In late 2005, Ana, a Honduran woman in her mid-twenties, stood looking at the rubber rim of a tire on the edge of the Rio Grande, just across from the U.S. border. The smuggler she had paid to escort her and her five-year-old son from Tegucigalpa had just asked her to take her clothes off. Wary of getting undressed in front of a stranger, she refused. The coyote responded, “Then, you’re going to get wet.”
“OK, then I will get wet,” she said to him before lying down in the tire with her son, Michael, in her arms. The man stripped down, climbed into the water and pulled the two across the flowing river and into the United States.
Thirteen years later, Ana, a pseudonym she requested for fear of retaliation, now 39, is still undocumented, but has two U.S.-born daughters who are citizens. She has seen her husband, Juan, deported once — which got her and the children evicted, leaving them homeless — and detained three times, most recently for five months earlier this year. Michael, now 19, is allowed to stay temporarily under the Deferred Access for Childhood Arrivals (DACA) program. When we spoke this spring he was supporting the entire family, running his father’s beverage-delivery business while his father was locked up.
‘It’s important to speak up about what’s happening and how we suffer so that maybe people can understand the realities of our communities.’
Ana remembers the silence on the bank of the Rio Grande that day in 2005. It was two in the afternoon. There were no helicopters, no Border Patrol agents ready to place her under arrest.
“I thought, they have to know that people are passing,” she recalls.
The coyote instructed her to walk toward a U.S. Customs and Border Patrol outpost. There, she surrendered to an agent who drove her to an office, sat her down in air-conditioned room and stared into her eyes for a quarter of an hour without speaking.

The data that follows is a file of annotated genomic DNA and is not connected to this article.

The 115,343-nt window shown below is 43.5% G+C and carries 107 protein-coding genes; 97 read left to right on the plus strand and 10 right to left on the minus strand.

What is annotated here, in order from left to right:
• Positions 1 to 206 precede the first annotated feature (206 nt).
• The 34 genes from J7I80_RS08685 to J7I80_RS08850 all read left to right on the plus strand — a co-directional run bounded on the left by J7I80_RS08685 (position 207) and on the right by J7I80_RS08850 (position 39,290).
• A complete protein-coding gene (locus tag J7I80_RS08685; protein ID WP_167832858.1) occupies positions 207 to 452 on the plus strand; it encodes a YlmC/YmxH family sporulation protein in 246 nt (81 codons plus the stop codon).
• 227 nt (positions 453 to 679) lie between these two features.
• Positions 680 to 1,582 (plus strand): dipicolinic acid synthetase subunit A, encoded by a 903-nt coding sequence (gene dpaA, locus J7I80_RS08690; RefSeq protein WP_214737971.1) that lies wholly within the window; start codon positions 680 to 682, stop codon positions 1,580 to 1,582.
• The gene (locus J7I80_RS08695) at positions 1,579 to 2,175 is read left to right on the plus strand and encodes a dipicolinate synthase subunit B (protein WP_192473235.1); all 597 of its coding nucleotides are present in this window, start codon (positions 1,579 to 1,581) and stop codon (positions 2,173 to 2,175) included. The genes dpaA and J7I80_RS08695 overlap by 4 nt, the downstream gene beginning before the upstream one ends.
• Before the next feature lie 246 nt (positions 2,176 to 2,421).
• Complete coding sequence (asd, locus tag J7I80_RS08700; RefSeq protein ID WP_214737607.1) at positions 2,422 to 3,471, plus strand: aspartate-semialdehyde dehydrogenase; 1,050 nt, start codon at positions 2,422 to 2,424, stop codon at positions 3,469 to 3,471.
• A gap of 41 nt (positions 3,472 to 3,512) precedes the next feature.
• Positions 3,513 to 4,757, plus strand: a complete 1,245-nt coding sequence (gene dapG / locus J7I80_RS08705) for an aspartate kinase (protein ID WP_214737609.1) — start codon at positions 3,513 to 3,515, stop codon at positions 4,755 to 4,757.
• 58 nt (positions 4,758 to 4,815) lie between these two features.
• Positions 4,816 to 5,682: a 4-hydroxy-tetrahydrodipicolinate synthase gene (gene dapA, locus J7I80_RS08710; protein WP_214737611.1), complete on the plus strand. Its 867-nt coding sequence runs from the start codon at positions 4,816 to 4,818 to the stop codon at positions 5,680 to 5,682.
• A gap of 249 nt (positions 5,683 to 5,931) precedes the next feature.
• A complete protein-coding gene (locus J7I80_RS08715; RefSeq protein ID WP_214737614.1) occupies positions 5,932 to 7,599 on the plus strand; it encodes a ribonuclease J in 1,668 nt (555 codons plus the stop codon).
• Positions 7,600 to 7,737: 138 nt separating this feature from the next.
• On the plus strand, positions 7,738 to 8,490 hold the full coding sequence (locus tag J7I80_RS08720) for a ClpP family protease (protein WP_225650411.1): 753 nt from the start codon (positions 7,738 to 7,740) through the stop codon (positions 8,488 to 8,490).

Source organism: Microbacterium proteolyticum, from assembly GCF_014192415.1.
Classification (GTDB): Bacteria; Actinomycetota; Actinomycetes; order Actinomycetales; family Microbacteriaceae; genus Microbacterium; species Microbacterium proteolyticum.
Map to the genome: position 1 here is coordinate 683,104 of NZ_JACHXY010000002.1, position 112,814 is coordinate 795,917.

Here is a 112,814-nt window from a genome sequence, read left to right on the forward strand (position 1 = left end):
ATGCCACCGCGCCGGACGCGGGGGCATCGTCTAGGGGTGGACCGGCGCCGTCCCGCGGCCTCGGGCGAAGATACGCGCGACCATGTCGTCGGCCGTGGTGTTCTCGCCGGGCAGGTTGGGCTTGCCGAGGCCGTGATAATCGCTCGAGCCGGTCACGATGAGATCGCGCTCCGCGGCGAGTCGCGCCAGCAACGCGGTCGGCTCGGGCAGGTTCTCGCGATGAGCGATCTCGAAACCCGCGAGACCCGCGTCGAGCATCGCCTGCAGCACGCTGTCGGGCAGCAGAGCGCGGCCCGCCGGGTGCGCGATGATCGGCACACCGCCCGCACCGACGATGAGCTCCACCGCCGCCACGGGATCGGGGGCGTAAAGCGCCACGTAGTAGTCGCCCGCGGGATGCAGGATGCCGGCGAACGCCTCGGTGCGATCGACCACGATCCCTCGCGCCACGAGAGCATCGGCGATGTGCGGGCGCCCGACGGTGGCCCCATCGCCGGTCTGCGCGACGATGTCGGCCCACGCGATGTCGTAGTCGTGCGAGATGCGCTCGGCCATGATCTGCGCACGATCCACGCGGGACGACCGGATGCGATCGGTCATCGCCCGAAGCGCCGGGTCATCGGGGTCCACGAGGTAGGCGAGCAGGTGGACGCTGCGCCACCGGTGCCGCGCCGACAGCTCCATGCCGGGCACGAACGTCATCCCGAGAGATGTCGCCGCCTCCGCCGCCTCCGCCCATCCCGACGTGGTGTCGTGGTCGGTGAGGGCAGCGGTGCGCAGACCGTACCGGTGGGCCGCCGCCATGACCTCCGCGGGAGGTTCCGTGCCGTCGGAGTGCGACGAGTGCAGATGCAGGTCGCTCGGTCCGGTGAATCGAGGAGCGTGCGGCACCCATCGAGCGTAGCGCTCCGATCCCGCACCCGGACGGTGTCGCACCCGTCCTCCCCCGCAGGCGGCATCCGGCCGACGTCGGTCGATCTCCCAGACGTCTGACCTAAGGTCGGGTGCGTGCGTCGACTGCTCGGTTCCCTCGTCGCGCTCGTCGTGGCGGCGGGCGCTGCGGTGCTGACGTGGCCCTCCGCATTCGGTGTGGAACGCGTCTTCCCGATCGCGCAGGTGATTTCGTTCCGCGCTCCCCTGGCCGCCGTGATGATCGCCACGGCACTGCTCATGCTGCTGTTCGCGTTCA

“He told me, ‘You are so — sinvergüenza. You have no shame, you should be ashamed of yourself.’ He told me in Spanish. He said, ‘How did you come here? Why are you here? And you had the audacity to bring this little boy here?’”
Eventually, a female agent walked in, asked to take over the case and began asking Ana routine questions. She was taken to a shelter with her son, put on a bus with $60 and sent to meet Juan, who had arrived several months prior. She did not speak English.
Had Ana crossed into the United States in 2018, she and her son would likely have been separated. In April, the Trump administration decided it would prosecute all people crossing the border without visas on criminal charges, instead of civil charges and jail them if they did not return immediately. Their children, who could not legally be detained in adult jails, were held in separate facilities if they were not claimed by someone who could prove they were a relative.
In Honduras, Ana and her husband had managed to get by. She worked three jobs and Juan ran his own business. But life in Tegucigalpa got increasingly dangerous as gang violence escalated. Gang members gave Ana’s brother-in-law, a police officer, a beating as a warning. The family began receiving death threats.